“The use of ASL and PSE underscores the struggle to communicate, particularly between Deaf and hearing communications and within the Deaf community itself,” says Woodruff of his decision. “My inspiration was two-fold: the obvious metaphor of our current society, where people have a difficult time listening to one another, and the inclusion of community members who might not necessarily attend an opera.”
Woodruff has a track record of partnering with community groups to examine socially relevant issues through opera. Mass is no exception. He is working with local partners to explore options for community engagement and dialogue about the history of the Deaf community in the U.S. and the world, as well as Deaf language and culture. In tandem with the show, Lawrence students will take part in planned community engagement activities, including a performance of selections from of the opera at Appleton’s Edison Elementary, which serves both Deaf and Hard-of-Hearing students.
Members of the production team hope that the opera will reach roughly 2,000 people in the Fox Valley region.
“It is rare—even at the national level—for a signed opera to be produced and performed,” said Woodruff. “The majority of our area’s theater-going public would not ordinarily experience this type of performance. Mass will open dialogues about faith and inclusion to our community.”
Robert Schleifer, professional Deaf actor, Kristine Orkin, local interpreter for the Deaf, and two professional vocal/style specialists are participating in the production. Schleifer, along with Lawrence student performers, will sign most of the opera’s lyrics in real-time during the performance. Deaf audience members will also be able to read supertitles.
As a part of the world-wide celebration of Leonard Bernstein’s 100th birthday, Woodruff and the Lawrence University Opera Theatre Ensemble will collaborate with members of two local children’s choirs to reimagine Mass, which is structured like a Roman Catholic Tridentine Mass but mixes sacred and secular texts and music. The Celebrant leads the ceremony, and the Deaf character is the voice of the congregation challenging the Celebrant. They argue and search for answers to universal questions together—their diversity highlighted by an eclectic blend of blues, rock, gospel, folk, Broadway, jazz, hymnal, Middle Eastern dance, and orchestral music. Ultimately, they affirm the value of faith and hope for peace.
“Distinctive productions like Mass provide students with a rich educational opportunity to practice being a singer-actor, hone full-bodied communication skills, as well as develop appreciation and respect for the experience of others,” said Woodruff. “We hope that students will learn that the arts can be a powerful vehicle for personal and societal awareness and change.”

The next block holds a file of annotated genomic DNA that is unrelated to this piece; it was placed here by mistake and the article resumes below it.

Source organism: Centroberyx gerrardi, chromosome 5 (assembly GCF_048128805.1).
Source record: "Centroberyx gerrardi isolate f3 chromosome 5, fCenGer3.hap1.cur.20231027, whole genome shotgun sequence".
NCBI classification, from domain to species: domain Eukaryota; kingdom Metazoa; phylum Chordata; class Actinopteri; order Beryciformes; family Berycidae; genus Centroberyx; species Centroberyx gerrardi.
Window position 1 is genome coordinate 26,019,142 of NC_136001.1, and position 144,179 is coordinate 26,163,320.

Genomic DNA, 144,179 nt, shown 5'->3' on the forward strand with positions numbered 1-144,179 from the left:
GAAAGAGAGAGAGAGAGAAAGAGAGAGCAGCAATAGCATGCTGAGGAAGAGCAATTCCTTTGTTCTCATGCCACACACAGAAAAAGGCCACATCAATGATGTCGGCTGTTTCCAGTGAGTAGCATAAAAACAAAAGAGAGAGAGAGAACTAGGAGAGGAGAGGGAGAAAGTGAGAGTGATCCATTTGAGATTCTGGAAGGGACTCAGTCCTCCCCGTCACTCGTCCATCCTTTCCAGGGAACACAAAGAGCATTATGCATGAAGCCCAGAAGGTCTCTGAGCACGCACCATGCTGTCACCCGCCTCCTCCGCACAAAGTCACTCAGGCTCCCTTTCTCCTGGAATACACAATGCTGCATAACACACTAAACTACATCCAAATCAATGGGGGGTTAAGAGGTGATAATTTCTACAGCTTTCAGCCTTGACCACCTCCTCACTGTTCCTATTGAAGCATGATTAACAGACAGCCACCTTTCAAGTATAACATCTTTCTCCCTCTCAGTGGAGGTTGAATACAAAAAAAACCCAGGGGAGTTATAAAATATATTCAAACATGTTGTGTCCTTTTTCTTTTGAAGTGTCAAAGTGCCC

Erik Nordstrum ’19, who shares the main role of the Celebrant with Aria Minasian ’19, has learned a great deal about his personal beliefs throughout his work on the production.
“Through working on this piece, I realized that I have not been listening to other people, or to myself, as intently or as consistently as I would like to, and that so many human failures stem from a failure to communicate,” Nordstrum said.
“I’d say some of the most challenging things are also the most enjoyable,” adds Minasian.
“Learning about the Deaf community and applying it to the show has been awesome. I’ve also found challenges with figuring out how to be a female Celebrant in a Roman Catholic Church setting. This show has a lot to unpack and many different ways it can be presented and interpreted, leaving a lot to the performers and production team.”
Opera has been an integral part of the Lawrence voice program for almost 60 years, a centerpiece of the performance opportunities for voice students. Under Woodruff’s direction, Lawrence’s mainstage operas have received national awards, including Hydrogen Jukebox (2017) and The Beggar’s Opera (2016), which shared first prize for the American Prize in Opera Performance in the college/university division. Le comte Ory (2018) and The Beggar’s Opera also received first place from the National Opera Association; Hydrogen Jukebox received third place in the same competition. Woodruff was also named the 2018 recipient of the American Prize’s Charles Nelson Reilly Prize for stage direction.
The production is supported by grants from 91.1 The Avenue and the Jewelers Mutual Charitable Giving Fund and the Bright Idea Fund within the Community Foundation for the Fox Valley Region.
Mass: A Theatre Piece for Singers, Players, and Dancers will be performed February 14-17, 2019, in Stansbury Theatre on the Lawrence University campus. More information, including ticket information, can be found at go.lawrence.edu/massopera.